This view that wearing makeup is a choice is undermined by the cosmetic industry’s promotion of makeup to young girls. (Jeffreys,2015,111) A dominant feature of the beauty industry’s marketing is creating this concept of sexual difference, which assumes women should be concerned about correcting their appearances. For example, this expectation begins at a young age with the marketing ploys that cosmetic companies use to make children consume their products (Jeffreys,2015,111) Makeup manufacturers target girls at such a young age for example, Toys R Us sell make-up kits labelled being suitable for children aged 5+. They also market their products by using popular characters from TV and films such as Barbie. As a consequence of young girls being exposed to make up at such a young age, first as a toy, as a form of play, where they know no different as haven’t had the chance to reflect. This will go on to produce the choices of their adult selves (Jeffreys,2015,111) Also this exposure, will help teach the appropriate gender roles and that make-up should be viewed as a form of ‘self-fulfilment’ (Jeffreys,2015,111) As a result, this has assisted in normalising makeup as a cultural practice (Jeffreys,2015,111)
I will strengthen Jeffreys argument with the case of YouTube beauty culture. ‘Beauty gurus’ sell the beauty norms and expectations online. Tutorials such as ‘no makeup makeup’ illustrate society’s paradoxical understanding of natural beauty. This makes women feel that they are confined, that they have an obligation to apply makeup but still appear that they aren’t wearing any. Additionally, it demeans those who don’t engage in wearing makeup because it is not meeting the requirement of society to publicly demonstrate the sexual difference. Society has generated its own concept of natural, which doesn’t contain a single flaw. The YouTube tutorials perpetuate this by conveying the message that women should cover up but also, they shouldn’t allow the world to know that it isn’t their real faces.
Let’s suppose we apply this notion of choice, that the decision to wear makeup is genuinely an individual form of expression. If so, then there shouldn’t be any social repercussions for someone who chooses not to wear makeup but as I display, there are. For instance, if we look at how the media portrays celebrities without makeup. This strengthens Jeffreys’ claim that beauty practices are seen as inherently female and thus natural for women. The media ‘exposes’ female celebrities who choose not to wear makeup when performing everyday mundane tasks. Articles using words like ‘shocking’ or ‘spotted’ reinforces the societal constructed idea that makeup is natural for women. For example, Daily Mail article “Love Island’s Ellie Brown is unrecognisable as she goes makeup free leaving the gym with boyfriend Charlie Brake” (Daily Mail,2018) The word ‘unrecognisable’ implies that we should be shocked by this. The fact that we are supposed to be shocked by this, results from us being so used to viewing makeup as an inherent part of women.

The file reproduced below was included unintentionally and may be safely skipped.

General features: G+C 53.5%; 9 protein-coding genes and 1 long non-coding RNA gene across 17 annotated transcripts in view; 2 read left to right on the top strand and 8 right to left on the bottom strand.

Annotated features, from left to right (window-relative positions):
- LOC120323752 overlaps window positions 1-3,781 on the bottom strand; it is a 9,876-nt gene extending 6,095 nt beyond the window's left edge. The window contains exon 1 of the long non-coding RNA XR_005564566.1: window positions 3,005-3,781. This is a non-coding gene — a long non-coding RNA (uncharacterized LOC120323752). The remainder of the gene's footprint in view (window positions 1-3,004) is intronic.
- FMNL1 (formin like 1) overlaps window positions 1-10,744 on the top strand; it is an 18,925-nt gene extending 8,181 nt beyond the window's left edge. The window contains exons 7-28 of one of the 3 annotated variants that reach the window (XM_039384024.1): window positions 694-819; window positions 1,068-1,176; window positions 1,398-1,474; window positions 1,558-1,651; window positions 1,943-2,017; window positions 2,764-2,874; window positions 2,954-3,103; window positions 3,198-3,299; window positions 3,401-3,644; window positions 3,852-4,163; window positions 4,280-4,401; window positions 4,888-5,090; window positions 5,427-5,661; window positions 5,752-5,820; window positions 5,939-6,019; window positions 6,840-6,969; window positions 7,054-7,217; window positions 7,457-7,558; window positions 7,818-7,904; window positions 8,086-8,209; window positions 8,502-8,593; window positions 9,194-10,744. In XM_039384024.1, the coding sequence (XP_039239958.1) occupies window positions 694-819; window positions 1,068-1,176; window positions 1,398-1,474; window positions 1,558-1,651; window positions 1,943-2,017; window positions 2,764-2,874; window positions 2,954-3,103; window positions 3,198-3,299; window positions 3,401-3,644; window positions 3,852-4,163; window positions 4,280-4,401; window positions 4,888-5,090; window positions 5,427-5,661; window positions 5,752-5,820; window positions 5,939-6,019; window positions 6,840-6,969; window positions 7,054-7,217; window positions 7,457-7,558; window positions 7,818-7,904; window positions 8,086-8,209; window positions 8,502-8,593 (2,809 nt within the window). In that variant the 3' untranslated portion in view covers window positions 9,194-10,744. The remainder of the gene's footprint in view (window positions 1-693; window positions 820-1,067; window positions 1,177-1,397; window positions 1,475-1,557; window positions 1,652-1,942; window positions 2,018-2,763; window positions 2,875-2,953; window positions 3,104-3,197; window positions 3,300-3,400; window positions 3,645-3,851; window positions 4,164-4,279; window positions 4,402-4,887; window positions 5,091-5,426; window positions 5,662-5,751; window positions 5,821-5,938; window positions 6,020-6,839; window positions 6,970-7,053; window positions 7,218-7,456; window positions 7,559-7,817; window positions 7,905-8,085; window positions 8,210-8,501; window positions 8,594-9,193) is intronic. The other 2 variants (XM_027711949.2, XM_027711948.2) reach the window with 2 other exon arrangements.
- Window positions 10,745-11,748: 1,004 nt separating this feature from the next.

As a consequence of beauty norms and practices, women are presented with the impossible decision where either option perpetuates their subordination. Firstly, as a society we now claim that to wear makeup is the individual’s choice. However, this supports a society which objectifies and discriminates against them, thus they are subordinated. Yet, as society we also humiliate others who choose not to engage in wearing makeup being caste as unattractive, so women remain subordinated. Widdows reinforces this with depicting conflict between non-engagement and engagement. We cannot accept the claims that engagement with these beauty practices are voluntary and chosen. The term choice, that they are proposing implies that you have the ability to engage or not to engage without suffering repercussions. However, as I have exemplified, the costs of repercussions in choosing not to engage are substantial. Widdows distinguishes between how women will receive “external sanctions (being judged as ugly) and internal sanctions (feeling ashamed and disgusted)” (Widdows,2018,2) What is going on both externally and internally subordinates women.
Alternatively, I acknowledge that Widdows may believe that she can rectify this issue of subordination with her mechanism of the imagined self. This is the idea that the reason why we engage in these beauty practices is because we are so invested in our imagined self. The imagined self is what we aspire to become, visualising ourselves to look in a certain way. It is unattainable. Yet, Widdows claims that then engaging in beauty practices such as makeup are then “experienced as less demanding because we imagine our ideal selves” (Widdows,2018,10) rather it is a ‘positive and empowering experience which will be worth it in the end’ (Widdows,2018,10) However, I argue that re-framing beauty norms and practices positively by using this imagined self doesn’t hold. It ignores where this imagined self will stem from, the beauty norm that has been created by patriarchy. For instance, women will likely conceive of their imagined self with flawless make-up, again suggesting that make-up is viewed as natural for women. This means that not only their actual self is subordinated but also their imagined self too.
Concluding, beauty practices, in particular makeup do subordinate women. I have exhibited this in virtue of Sheila Jeffreys’ claims, they are harmful cultural practices. Although, under the liberal notion of choice these practices are viewed as empowering, I have provided cases where this notion of choice is undermined, strengthening Jeffreys’ argument. Additionally, I have acknowledged Heather Widdows’ possible rectification of subordination, but argued that to reframe beauty practices positively ignores the greater message of subordination.
Daily Mail (2018) “Love Island’s Ellie Brown is unrecognisable as she goes makeup free leaving the gym with boyfriend Charlie Brake” https://www.dailymail.co.uk/tvshowbiz/article-6146355/Love-Islands-Ellie-Brown-unrecognisable-goes-makeup-free-leaving-gym-beau.htmlDellinger K & Williams C (1997) Makeup at Work: Negotiating Appearance Rules in the workplace, Gender and society, Vol 11 No 2 pg 157-165 https://journals.sagepub.com/doi/pdf/10.1177/089124397011002002?casa_token=cv4W0XXLdBQAAAAA%3A23rsXy3bt3Rui2ZgP2Ka_4rFt4oZZtHocEpIrR7MX6Pgvtf0L4vViqw6HcfUyiWc7CdZheEZ9IMm0wJeffreys S (2015) Beauty and Misogyny: Harmful cultural practices in the West, Routledge, New York, Chapter 1 ‘The grip of culture on the body’ pg 7-21, Chapter 6 ‘Making up is hard to do’ pg 101-111
Widdows H (2018) Perfect Me, Princeton University Press
Note: Have used the unpublished chapters that were available on canvas due to not being able to access the book
Chapter 8: I will be worth it!
Chapter 9: I’m doing it for me